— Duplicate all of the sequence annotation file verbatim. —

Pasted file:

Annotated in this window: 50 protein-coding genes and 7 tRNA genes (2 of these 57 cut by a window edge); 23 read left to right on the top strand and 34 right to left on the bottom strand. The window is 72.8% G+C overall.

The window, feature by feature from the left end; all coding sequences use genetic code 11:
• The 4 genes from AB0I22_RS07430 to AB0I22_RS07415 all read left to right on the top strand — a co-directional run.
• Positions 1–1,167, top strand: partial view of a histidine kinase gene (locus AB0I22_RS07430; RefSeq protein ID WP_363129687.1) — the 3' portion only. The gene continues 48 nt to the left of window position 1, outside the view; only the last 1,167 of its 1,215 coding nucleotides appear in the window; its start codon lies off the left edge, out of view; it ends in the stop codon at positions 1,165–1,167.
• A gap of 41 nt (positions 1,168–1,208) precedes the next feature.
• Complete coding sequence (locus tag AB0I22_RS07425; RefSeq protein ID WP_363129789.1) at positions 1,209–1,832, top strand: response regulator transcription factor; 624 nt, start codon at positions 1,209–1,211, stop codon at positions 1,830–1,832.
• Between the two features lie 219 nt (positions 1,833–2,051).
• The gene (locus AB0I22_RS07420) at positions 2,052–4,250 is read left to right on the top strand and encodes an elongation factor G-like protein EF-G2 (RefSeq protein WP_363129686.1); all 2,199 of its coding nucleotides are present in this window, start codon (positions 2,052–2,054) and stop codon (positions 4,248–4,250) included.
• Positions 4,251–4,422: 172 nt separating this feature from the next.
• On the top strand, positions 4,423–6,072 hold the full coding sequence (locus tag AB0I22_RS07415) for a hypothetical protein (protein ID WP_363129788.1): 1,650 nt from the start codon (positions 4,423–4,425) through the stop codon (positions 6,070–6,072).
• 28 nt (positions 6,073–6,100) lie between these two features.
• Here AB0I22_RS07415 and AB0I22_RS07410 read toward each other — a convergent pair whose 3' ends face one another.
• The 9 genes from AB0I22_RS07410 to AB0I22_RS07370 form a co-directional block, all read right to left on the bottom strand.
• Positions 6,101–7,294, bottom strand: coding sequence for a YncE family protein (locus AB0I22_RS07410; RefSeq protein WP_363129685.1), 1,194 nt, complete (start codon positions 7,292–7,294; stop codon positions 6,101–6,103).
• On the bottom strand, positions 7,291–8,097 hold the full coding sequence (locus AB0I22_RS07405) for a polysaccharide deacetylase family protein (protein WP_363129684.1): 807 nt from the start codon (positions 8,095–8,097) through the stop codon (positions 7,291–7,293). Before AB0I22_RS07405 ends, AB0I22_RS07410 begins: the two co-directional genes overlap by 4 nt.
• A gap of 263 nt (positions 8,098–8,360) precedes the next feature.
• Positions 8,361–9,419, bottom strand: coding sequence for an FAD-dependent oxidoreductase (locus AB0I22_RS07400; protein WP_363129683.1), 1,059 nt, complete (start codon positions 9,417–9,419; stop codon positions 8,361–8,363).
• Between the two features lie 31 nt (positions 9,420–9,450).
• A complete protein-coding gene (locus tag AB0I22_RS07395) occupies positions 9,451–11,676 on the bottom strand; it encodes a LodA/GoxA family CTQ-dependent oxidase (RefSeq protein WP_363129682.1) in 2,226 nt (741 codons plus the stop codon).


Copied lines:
Annotated in this window: 50 protein-coding genes and 7 tRNA genes (2 of these 57 cut by a window edge); 23 read left to right on the top strand and 34 right to left on the bottom strand. The window is 72.8% G+C overall.

The window, feature by feature from the left end; all coding sequences use genetic code 11:
• The 4 genes from AB0I22_RS07430 to AB0I22_RS07415 all read left to right on the top strand — a co-directional run.
• Positions 1–1,167, top strand: partial view of a histidine kinase gene (locus AB0I22_RS07430; RefSeq protein ID WP_363129687.1) — the 3' portion only. The gene continues 48 nt to the left of window position 1, outside the view; only the last 1,167 of its 1,215 coding nucleotides appear in the window; its start codon lies off the left edge, out of view; it ends in the stop codon at positions 1,165–1,167.
• A gap of 41 nt (positions 1,168–1,208) precedes the next feature.
• Complete coding sequence (locus tag AB0I22_RS07425; RefSeq protein ID WP_363129789.1) at positions 1,209–1,832, top strand: response regulator transcription factor; 624 nt, start codon at positions 1,209–1,211, stop codon at positions 1,830–1,832.
• Between the two features lie 219 nt (positions 1,833–2,051).
• The gene (locus AB0I22_RS07420) at positions 2,052–4,250 is read left to right on the top strand and encodes an elongation factor G-like protein EF-G2 (RefSeq protein WP_363129686.1); all 2,199 of its coding nucleotides are present in this window, start codon (positions 2,052–2,054) and stop codon (positions 4,248–4,250) included.
• Positions 4,251–4,422: 172 nt separating this feature from the next.
• On the top strand, positions 4,423–6,072 hold the full coding sequence (locus tag AB0I22_RS07415) for a hypothetical protein (protein ID WP_363129788.1): 1,650 nt from the start codon (positions 4,423–4,425) through the stop codon (positions 6,070–6,072).
• 28 nt (positions 6,073–6,100) lie between these two features.
• Here AB0I22_RS07415 and AB0I22_RS07410 read toward each other — a convergent pair whose 3' ends face one another.
• The 9 genes from AB0I22_RS07410 to AB0I22_RS07370 form a co-directional block, all read right to left on the bottom strand.
• Positions 6,101–7,294, bottom strand: coding sequence for a YncE family protein (locus AB0I22_RS07410; RefSeq protein WP_363129685.1), 1,194 nt, complete (start codon positions 7,292–7,294; stop codon positions 6,101–6,103).
• On the bottom strand, positions 7,291–8,097 hold the full coding sequence (locus AB0I22_RS07405) for a polysaccharide deacetylase family protein (protein WP_363129684.1): 807 nt from the start codon (positions 8,095–8,097) through the stop codon (positions 7,291–7,293). Before AB0I22_RS07405 ends, AB0I22_RS07410 begins: the two co-directional genes overlap by 4 nt.
• A gap of 263 nt (positions 8,098–8,360) precedes the next feature.
• Positions 8,361–9,419, bottom strand: coding sequence for an FAD-dependent oxidoreductase (locus AB0I22_RS07400; protein WP_363129683.1), 1,059 nt, complete (start codon positions 9,417–9,419; stop codon positions 8,361–8,363).
• Between the two features lie 31 nt (positions 9,420–9,450).
• A complete protein-coding gene (locus tag AB0I22_RS07395) occupies positions 9,451–11,676 on the bottom strand; it encodes a LodA/GoxA family CTQ-dependent oxidase (RefSeq protein WP_363129682.1) in 2,226 nt (741 codons plus the stop codon).